According to the hype, technology has overtaken more traditional learning delivery methods. Social media, apps, virtual classrooms and telepresence are replacing classroom learning or at least relegating it to specific and rare programs. But don’t believe the hype.
According to new data from the Human Capital Media Advisory Group, the research arm of Chief Learning Officer magazine, classroom instruction is still going strong. In fact, many companies are using new technology to give their classroom learning activities a shot in the arm by enhancing the learner’s experience, promoting engagement and collaboration and preparing leaders for the modern business environment.
Instead of replacing the classroom, technology is most often used to enhance the benefits found in a live learning environment. In the past simulations — a great way to give learners an opportunity to practice new skills and safely fail while learning to apply them correctly — were dominated by computer-based applications. They too have evolved their own face-to-face components. With gaming at their heart, today’s learning simulations emphasize not only knowledge gathering, but comprehension, application, analysis, discovery and growth, and much of it happens in the classroom.
The Digital Divide
In a 1995 Harvard Business Review article, Harvard business professor Clayton Christensen introduced the idea of sustaining vs. disruptive technologies. Sustaining technologies, Christensen said, were innovations that gave customers a product “more or better” than what they were already using.
Disruptive technologies, on the other hand, introduced product attributes different from the ones customers historically valued, Christensen said. Improving undervalued dimensions creates new markets and displaces older technologies.
Corporate learning in 2011 is a combination of sustaining and disruptive technologies. While classroom-based, instructor-led training (ILT) remains the leading method of learning delivery, emergent technologies — such as self-paced e-learning and informal learning through social media, blogs, wikis and discussion groups — offer cost and time savings. But these methods often lack the personal, human element many companies value.
Forty-one percent of respondents to a 2011 survey by the Human Capital Media Advisory Group, the research arm of Chief Learning Officer magazine, selected classroom-based ILT as their organization’s leading learning delivery method. This was followed by self-paced e-learning at 17 percent — driven by factors such as convenience (24 percent) and cost (17 percent) — and formal on-the-job training (OJT) at 14 percent — with effectiveness (17 percent) being cited as a key reason for its increased use.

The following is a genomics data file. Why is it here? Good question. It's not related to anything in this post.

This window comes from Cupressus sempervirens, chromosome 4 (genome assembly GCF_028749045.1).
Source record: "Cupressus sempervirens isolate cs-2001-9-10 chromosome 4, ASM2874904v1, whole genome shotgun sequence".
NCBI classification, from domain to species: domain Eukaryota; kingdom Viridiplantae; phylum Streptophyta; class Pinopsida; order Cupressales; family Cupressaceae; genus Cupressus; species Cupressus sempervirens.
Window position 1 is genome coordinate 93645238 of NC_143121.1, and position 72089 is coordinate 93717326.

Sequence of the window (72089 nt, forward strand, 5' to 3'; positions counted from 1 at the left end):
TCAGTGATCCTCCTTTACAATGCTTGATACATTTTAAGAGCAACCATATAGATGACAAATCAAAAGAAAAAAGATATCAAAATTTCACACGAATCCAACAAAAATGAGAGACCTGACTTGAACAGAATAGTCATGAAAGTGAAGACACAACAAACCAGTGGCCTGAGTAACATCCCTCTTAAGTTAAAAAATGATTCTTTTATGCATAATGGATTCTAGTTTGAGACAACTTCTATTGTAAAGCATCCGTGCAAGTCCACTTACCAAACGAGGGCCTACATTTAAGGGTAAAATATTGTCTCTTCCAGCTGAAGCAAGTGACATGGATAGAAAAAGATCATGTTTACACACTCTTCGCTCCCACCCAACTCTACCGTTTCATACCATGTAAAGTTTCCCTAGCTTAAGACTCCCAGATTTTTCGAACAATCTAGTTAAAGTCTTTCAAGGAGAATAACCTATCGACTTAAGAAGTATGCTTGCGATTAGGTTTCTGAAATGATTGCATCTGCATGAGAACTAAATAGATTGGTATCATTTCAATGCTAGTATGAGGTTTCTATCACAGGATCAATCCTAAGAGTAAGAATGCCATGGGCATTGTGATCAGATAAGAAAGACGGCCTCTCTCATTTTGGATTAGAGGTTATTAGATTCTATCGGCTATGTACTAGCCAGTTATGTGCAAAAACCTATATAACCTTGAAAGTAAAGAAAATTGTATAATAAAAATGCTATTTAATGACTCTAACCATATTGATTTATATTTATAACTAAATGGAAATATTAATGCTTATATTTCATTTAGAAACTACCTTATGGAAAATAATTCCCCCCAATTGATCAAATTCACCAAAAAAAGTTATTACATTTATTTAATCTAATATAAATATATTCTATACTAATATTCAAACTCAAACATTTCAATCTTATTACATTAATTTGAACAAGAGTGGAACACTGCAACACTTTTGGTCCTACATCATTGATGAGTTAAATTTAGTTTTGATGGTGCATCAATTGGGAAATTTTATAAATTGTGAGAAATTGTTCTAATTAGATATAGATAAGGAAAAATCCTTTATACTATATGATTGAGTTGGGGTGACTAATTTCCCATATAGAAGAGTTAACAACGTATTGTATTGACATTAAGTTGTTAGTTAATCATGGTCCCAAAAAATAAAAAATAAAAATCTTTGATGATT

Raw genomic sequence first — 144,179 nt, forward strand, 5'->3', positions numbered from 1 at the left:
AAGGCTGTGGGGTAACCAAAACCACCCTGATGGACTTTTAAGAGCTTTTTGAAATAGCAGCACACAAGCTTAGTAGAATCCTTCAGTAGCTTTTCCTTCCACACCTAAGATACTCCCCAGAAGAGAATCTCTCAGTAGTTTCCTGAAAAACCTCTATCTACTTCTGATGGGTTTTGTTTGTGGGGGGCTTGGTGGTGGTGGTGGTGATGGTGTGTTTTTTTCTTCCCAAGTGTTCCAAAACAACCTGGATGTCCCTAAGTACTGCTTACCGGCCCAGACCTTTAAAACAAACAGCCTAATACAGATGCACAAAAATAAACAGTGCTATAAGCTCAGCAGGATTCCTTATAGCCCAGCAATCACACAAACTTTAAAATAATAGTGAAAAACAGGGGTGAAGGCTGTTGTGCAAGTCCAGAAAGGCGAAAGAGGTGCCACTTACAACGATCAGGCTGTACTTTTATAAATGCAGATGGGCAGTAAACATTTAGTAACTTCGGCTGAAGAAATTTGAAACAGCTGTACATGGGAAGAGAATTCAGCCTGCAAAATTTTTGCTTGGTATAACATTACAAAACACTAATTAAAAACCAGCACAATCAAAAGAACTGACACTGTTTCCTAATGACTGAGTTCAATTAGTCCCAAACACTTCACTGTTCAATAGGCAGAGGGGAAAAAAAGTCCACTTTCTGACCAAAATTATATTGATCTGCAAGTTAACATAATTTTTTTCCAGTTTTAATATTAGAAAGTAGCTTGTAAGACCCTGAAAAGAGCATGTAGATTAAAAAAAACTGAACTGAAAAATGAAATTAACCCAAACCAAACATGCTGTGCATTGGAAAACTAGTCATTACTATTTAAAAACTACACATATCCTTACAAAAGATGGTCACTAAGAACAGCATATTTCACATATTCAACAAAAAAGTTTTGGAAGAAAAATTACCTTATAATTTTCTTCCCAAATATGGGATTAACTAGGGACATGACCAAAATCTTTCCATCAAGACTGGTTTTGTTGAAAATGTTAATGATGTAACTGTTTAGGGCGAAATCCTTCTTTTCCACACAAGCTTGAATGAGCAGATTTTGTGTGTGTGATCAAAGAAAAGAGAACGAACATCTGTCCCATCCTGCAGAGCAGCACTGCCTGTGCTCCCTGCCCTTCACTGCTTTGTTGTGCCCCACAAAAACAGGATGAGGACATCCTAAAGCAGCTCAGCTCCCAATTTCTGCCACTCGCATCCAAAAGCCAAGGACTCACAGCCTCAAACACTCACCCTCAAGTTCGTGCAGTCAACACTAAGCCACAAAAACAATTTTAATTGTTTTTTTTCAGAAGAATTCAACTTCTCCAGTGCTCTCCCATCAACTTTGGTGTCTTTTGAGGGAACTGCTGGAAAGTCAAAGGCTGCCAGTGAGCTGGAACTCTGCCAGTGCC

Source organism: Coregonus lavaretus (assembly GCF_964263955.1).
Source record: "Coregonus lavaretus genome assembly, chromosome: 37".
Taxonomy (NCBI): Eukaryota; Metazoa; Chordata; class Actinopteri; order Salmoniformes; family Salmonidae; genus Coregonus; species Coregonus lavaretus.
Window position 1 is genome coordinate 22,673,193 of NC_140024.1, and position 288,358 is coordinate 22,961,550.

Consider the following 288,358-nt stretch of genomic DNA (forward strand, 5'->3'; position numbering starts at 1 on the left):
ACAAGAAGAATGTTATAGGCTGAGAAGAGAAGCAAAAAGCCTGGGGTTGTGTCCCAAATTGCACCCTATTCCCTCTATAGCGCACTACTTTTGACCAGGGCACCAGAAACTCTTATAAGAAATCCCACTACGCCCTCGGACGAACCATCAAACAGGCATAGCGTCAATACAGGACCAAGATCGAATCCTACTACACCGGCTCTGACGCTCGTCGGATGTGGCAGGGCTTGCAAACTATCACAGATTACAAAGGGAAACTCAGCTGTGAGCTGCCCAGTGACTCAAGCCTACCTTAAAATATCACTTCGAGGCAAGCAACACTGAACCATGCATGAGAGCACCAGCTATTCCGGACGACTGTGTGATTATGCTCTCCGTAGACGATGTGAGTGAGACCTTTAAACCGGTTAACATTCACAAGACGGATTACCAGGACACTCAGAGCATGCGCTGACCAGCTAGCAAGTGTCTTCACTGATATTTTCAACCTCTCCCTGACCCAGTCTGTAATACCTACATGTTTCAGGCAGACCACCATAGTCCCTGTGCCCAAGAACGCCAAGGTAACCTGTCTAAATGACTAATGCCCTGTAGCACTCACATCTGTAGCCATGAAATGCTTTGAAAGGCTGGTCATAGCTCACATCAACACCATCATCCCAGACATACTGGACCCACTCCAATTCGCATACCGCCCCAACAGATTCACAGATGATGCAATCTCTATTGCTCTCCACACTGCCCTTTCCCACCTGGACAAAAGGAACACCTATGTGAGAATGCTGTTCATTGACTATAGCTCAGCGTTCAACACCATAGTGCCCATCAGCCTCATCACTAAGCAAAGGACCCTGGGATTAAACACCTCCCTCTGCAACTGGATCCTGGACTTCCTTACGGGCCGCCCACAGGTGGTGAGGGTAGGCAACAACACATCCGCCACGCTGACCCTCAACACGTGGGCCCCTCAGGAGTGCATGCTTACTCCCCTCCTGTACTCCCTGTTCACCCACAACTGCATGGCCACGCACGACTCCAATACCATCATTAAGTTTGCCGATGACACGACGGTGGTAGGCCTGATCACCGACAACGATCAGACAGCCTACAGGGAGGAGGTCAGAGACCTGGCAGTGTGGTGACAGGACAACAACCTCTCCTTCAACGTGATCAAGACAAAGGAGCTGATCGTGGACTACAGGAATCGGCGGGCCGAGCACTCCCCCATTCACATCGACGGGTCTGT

Since 2009, an average of 43 percent of respondents said classroom-based ILT has been the primary method of learning for their companies. After modest gains from 2009 to 2010, e-learning and formal OJT saw numbers dip even as other learning delivery methods inched upwards: coaching/mentoring at 9 percent, virtual classrooms at 7 percent and informal online learning at 5 percent.
While nearly half of the survey respondents chose classroom-based ILT as their company’s primary learning delivery method from 2009 to 2010, the overall trend has been downward. Respondents cited increased expenses and a drop in effectiveness as the reason for the decline.
Asynchronous learning — self-paced e-learning including mobile learning — continues to trend upward because of associated cost savings and convenience. In fact, 4 percent of respondents expect some or substantial increase within the next 12-18 months (Figure 3). Further, coaching/mentoring — considered to be an ideal method for teaching diversity and skills — also is expected to rise, with 51 percent of respondents stating they expect to see some or substantial increase within that same time period. Fifty-five percent of respondents also expect an increase in informal learning usage, which includes social media, blogs, wikis and discussion groups.
Classroom-based ILT is used for nearly every organizational training need, with 65 percent of respondents using this vehicle for business skills training; 63 percent for leadership development; 54 percent for on-boarding/new-hire training; 39 percent for core competencies; and 33 percent to teach technical skills. In 2011, compliance training was the only category where survey respondents didn’t cite classroom-based ILT as their preferred method, with 60 percent opting for self-paced e-learning.
As potentially disruptive technologies, self-paced e-learning and informal online learning may represent cost savings and convenience, but they do not meet all needs. For the majority of employee training at all skill and leadership levels, classroom-based ILT, formal OTJ training and coaching/mentoring are still preferred due to the interactions available between instructors and students.
The continued interest in traditional learning delivery methods is evidence that technology falls short when it comes to human interaction. Emerging technologies have the potential to provide new value and maybe even replace traditional methods, but replacing the personal touch is one revolution that may still be years in the making.
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